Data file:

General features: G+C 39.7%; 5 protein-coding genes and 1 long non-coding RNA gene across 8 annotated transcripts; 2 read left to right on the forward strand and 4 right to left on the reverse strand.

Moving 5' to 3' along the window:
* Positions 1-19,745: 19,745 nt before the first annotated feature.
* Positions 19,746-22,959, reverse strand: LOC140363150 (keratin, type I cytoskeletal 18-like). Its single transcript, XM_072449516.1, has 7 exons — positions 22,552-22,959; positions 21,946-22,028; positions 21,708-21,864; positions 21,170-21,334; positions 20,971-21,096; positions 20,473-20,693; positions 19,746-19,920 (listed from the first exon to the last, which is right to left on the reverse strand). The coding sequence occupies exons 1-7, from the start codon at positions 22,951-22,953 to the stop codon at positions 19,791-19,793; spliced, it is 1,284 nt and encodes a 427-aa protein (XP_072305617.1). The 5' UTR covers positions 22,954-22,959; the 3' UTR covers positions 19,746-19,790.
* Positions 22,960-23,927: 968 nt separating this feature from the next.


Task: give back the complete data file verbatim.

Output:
General features: G+C 39.7%; 5 protein-coding genes and 1 long non-coding RNA gene across 8 annotated transcripts; 2 read left to right on the forward strand and 4 right to left on the reverse strand.

Moving 5' to 3' along the window:
* Positions 1-19,745: 19,745 nt before the first annotated feature.
* Positions 19,746-22,959, reverse strand: LOC140363150 (keratin, type I cytoskeletal 18-like). Its single transcript, XM_072449516.1, has 7 exons — positions 22,552-22,959; positions 21,946-22,028; positions 21,708-21,864; positions 21,170-21,334; positions 20,971-21,096; positions 20,473-20,693; positions 19,746-19,920 (listed from the first exon to the last, which is right to left on the reverse strand). The coding sequence occupies exons 1-7, from the start codon at positions 22,951-22,953 to the stop codon at positions 19,791-19,793; spliced, it is 1,284 nt and encodes a 427-aa protein (XP_072305617.1). The 5' UTR covers positions 22,954-22,959; the 3' UTR covers positions 19,746-19,790.
* Positions 22,960-23,927: 968 nt separating this feature from the next.